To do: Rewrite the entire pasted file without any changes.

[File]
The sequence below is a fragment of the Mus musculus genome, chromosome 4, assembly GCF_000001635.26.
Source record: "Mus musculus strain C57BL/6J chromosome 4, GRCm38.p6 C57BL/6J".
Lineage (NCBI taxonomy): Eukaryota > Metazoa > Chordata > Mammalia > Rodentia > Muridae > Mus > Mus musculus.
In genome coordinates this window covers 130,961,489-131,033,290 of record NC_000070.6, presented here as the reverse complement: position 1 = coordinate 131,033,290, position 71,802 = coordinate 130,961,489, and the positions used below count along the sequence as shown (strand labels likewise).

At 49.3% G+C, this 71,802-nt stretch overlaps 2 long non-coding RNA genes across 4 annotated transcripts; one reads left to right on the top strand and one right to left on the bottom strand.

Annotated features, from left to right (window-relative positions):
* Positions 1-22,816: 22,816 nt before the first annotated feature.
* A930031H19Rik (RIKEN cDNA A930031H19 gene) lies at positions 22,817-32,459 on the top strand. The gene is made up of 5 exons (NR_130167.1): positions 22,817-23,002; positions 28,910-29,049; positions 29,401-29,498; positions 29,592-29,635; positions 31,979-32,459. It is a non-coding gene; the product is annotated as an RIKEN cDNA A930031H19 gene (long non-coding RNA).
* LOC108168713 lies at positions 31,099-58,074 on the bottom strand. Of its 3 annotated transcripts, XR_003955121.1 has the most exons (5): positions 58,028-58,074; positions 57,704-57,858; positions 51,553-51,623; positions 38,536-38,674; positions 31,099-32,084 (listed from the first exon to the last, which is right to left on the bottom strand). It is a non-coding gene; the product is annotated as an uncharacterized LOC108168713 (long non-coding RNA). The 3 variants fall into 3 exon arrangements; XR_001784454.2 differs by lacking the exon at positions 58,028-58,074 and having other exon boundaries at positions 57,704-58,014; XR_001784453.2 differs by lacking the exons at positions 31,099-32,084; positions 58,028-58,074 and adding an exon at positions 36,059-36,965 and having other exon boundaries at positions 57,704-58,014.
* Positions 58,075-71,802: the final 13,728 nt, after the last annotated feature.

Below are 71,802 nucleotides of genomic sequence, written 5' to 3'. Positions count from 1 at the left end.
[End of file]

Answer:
The sequence below is a fragment of the Mus musculus genome, chromosome 4, assembly GCF_000001635.26.
Source record: "Mus musculus strain C57BL/6J chromosome 4, GRCm38.p6 C57BL/6J".
Lineage (NCBI taxonomy): Eukaryota > Metazoa > Chordata > Mammalia > Rodentia > Muridae > Mus > Mus musculus.
In genome coordinates this window covers 130,961,489-131,033,290 of record NC_000070.6, presented here as the reverse complement: position 1 = coordinate 131,033,290, position 71,802 = coordinate 130,961,489, and the positions used below count along the sequence as shown (strand labels likewise).

At 49.3% G+C, this 71,802-nt stretch overlaps 2 long non-coding RNA genes across 4 annotated transcripts; one reads left to right on the top strand and one right to left on the bottom strand.

Annotated features, from left to right (window-relative positions):
* Positions 1-22,816: 22,816 nt before the first annotated feature.
* A930031H19Rik (RIKEN cDNA A930031H19 gene) lies at positions 22,817-32,459 on the top strand. The gene is made up of 5 exons (NR_130167.1): positions 22,817-23,002; positions 28,910-29,049; positions 29,401-29,498; positions 29,592-29,635; positions 31,979-32,459. It is a non-coding gene; the product is annotated as an RIKEN cDNA A930031H19 gene (long non-coding RNA).
* LOC108168713 lies at positions 31,099-58,074 on the bottom strand. Of its 3 annotated transcripts, XR_003955121.1 has the most exons (5): positions 58,028-58,074; positions 57,704-57,858; positions 51,553-51,623; positions 38,536-38,674; positions 31,099-32,084 (listed from the first exon to the last, which is right to left on the bottom strand). It is a non-coding gene; the product is annotated as an uncharacterized LOC108168713 (long non-coding RNA). The 3 variants fall into 3 exon arrangements; XR_001784454.2 differs by lacking the exon at positions 58,028-58,074 and having other exon boundaries at positions 57,704-58,014; XR_001784453.2 differs by lacking the exons at positions 31,099-32,084; positions 58,028-58,074 and adding an exon at positions 36,059-36,965 and having other exon boundaries at positions 57,704-58,014.
* Positions 58,075-71,802: the final 13,728 nt, after the last annotated feature.

Below are 71,802 nucleotides of genomic sequence, written 5' to 3'. Positions count from 1 at the left end.